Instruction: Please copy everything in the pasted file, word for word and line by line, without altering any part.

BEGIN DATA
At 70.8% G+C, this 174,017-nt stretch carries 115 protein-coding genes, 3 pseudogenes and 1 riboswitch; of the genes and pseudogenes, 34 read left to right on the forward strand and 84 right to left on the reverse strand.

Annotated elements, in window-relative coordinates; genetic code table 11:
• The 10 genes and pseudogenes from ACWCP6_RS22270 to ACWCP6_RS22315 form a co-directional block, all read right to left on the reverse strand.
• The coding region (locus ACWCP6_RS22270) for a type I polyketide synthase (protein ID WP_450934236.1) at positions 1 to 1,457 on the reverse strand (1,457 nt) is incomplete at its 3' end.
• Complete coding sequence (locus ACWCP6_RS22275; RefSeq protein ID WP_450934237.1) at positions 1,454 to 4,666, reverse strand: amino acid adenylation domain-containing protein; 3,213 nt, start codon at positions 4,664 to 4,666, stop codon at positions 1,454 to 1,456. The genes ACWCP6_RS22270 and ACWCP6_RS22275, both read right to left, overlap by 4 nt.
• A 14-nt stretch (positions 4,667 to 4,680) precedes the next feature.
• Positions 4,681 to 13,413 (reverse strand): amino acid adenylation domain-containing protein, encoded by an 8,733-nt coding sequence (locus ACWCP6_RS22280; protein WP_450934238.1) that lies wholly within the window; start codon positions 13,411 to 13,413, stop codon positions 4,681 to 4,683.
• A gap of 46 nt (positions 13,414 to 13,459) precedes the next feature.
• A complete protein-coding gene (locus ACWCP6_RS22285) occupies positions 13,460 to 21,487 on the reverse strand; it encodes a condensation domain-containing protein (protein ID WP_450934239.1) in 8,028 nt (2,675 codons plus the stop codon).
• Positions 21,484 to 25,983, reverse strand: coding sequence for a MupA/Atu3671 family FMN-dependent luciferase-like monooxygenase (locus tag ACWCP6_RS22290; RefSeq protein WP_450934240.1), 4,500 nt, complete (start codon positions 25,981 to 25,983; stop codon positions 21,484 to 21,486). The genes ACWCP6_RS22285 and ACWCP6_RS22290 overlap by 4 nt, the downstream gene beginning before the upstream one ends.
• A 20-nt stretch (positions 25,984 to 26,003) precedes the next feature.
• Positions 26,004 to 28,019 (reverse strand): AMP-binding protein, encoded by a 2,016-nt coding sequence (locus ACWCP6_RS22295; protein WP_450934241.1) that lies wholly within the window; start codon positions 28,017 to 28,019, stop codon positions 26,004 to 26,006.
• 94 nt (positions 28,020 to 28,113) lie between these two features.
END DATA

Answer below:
At 70.8% G+C, this 174,017-nt stretch carries 115 protein-coding genes, 3 pseudogenes and 1 riboswitch; of the genes and pseudogenes, 34 read left to right on the forward strand and 84 right to left on the reverse strand.

Annotated elements, in window-relative coordinates; genetic code table 11:
• The 10 genes and pseudogenes from ACWCP6_RS22270 to ACWCP6_RS22315 form a co-directional block, all read right to left on the reverse strand.
• The coding region (locus ACWCP6_RS22270) for a type I polyketide synthase (protein ID WP_450934236.1) at positions 1 to 1,457 on the reverse strand (1,457 nt) is incomplete at its 3' end.
• Complete coding sequence (locus ACWCP6_RS22275; RefSeq protein ID WP_450934237.1) at positions 1,454 to 4,666, reverse strand: amino acid adenylation domain-containing protein; 3,213 nt, start codon at positions 4,664 to 4,666, stop codon at positions 1,454 to 1,456. The genes ACWCP6_RS22270 and ACWCP6_RS22275, both read right to left, overlap by 4 nt.
• A 14-nt stretch (positions 4,667 to 4,680) precedes the next feature.
• Positions 4,681 to 13,413 (reverse strand): amino acid adenylation domain-containing protein, encoded by an 8,733-nt coding sequence (locus ACWCP6_RS22280; protein WP_450934238.1) that lies wholly within the window; start codon positions 13,411 to 13,413, stop codon positions 4,681 to 4,683.
• A gap of 46 nt (positions 13,414 to 13,459) precedes the next feature.
• A complete protein-coding gene (locus ACWCP6_RS22285) occupies positions 13,460 to 21,487 on the reverse strand; it encodes a condensation domain-containing protein (protein ID WP_450934239.1) in 8,028 nt (2,675 codons plus the stop codon).
• Positions 21,484 to 25,983, reverse strand: coding sequence for a MupA/Atu3671 family FMN-dependent luciferase-like monooxygenase (locus tag ACWCP6_RS22290; RefSeq protein WP_450934240.1), 4,500 nt, complete (start codon positions 25,981 to 25,983; stop codon positions 21,484 to 21,486). The genes ACWCP6_RS22285 and ACWCP6_RS22290 overlap by 4 nt, the downstream gene beginning before the upstream one ends.
• A 20-nt stretch (positions 25,984 to 26,003) precedes the next feature.
• Positions 26,004 to 28,019 (reverse strand): AMP-binding protein, encoded by a 2,016-nt coding sequence (locus ACWCP6_RS22295; protein WP_450934241.1) that lies wholly within the window; start codon positions 28,017 to 28,019, stop codon positions 26,004 to 26,006.
• 94 nt (positions 28,020 to 28,113) lie between these two features.